Renewables

The recent refusal of a single-turbine application illustrates why tactics have become so important in securing planning permission.

The single turbine at Woodbank Farm had been designed so it would fit with a proposed neighbouring turbine group at Earlseat. The Woodbank application was to be determined by a planning officer, but the applicant applied to Fife Council’s local review body in May when the officer failed to determine the application. The local review body then failed to determine the application with the allotted two months, and in August, the applicant appealed to the reporter.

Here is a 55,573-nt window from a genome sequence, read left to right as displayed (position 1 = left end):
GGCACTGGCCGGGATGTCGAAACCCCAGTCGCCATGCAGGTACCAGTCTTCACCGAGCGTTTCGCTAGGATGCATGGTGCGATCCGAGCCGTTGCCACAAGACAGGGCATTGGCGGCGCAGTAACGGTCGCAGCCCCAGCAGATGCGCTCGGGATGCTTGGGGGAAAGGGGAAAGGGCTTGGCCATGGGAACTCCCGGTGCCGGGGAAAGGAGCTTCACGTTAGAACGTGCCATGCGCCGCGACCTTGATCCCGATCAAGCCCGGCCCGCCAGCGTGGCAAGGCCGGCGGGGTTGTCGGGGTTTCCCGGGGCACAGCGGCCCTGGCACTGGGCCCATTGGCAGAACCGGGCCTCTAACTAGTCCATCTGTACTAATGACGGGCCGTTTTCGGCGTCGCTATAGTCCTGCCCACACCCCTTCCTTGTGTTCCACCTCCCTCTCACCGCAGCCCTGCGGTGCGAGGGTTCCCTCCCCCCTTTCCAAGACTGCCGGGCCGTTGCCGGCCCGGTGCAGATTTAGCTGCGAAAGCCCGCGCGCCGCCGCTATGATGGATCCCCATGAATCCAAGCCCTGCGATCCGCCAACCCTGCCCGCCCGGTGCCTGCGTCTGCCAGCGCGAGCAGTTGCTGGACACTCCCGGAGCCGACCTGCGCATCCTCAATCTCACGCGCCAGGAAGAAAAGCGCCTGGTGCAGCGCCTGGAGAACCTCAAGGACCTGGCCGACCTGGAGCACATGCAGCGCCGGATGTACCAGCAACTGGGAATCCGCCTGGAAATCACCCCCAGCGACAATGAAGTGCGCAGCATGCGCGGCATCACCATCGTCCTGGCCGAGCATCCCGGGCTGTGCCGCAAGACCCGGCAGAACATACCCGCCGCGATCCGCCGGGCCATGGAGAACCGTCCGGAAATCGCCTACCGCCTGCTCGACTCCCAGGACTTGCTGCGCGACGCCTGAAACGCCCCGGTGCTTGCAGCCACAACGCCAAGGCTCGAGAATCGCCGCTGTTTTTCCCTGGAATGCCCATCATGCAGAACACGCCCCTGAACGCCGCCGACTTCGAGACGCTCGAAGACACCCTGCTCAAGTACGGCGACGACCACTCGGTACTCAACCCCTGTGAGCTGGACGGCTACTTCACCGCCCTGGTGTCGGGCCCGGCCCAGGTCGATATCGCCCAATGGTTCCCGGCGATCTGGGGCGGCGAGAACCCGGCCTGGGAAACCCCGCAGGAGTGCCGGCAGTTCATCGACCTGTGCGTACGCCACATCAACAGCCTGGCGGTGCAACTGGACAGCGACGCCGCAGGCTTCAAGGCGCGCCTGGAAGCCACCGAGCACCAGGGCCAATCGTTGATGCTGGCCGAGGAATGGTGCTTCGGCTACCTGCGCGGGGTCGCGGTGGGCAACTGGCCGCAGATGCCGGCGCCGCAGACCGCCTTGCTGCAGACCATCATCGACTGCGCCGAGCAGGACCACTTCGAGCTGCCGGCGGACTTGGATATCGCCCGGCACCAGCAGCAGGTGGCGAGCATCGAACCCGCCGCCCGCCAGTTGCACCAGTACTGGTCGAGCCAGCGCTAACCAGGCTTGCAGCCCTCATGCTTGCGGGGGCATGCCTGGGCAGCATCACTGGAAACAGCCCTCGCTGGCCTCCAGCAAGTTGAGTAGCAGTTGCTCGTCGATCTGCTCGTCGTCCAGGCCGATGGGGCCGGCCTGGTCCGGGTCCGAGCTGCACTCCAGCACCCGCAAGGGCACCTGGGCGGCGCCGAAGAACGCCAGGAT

However before the reporter could determine the Woodbank appeal, the Council determined the Earlseat application. Permission was granted with a condition requiring relocation of the turbine nearest the proposed Woodbank site. As a consequence, the reporter in the Woodbank appeal could have no certainty from the information before him that the cumulative visual impact of Woodbank and Earlseat would be acceptable. As a consequence he refused Woodbank.

If the Woodbank developer had not gone to the local review body, it appears likely the Woodbank application would have been determined by the Council at the same time as the Earlseat application. It’s possible that the developer might now have permission.

Renewable Energy

At Brodies we are focused on providing the legal support that developers, funders and landowners need to facilitate development and maximise Scotland's energy generating potential. Find out more at http://www.brodies.com/business-sectors/renewable-energy
Renewable Energy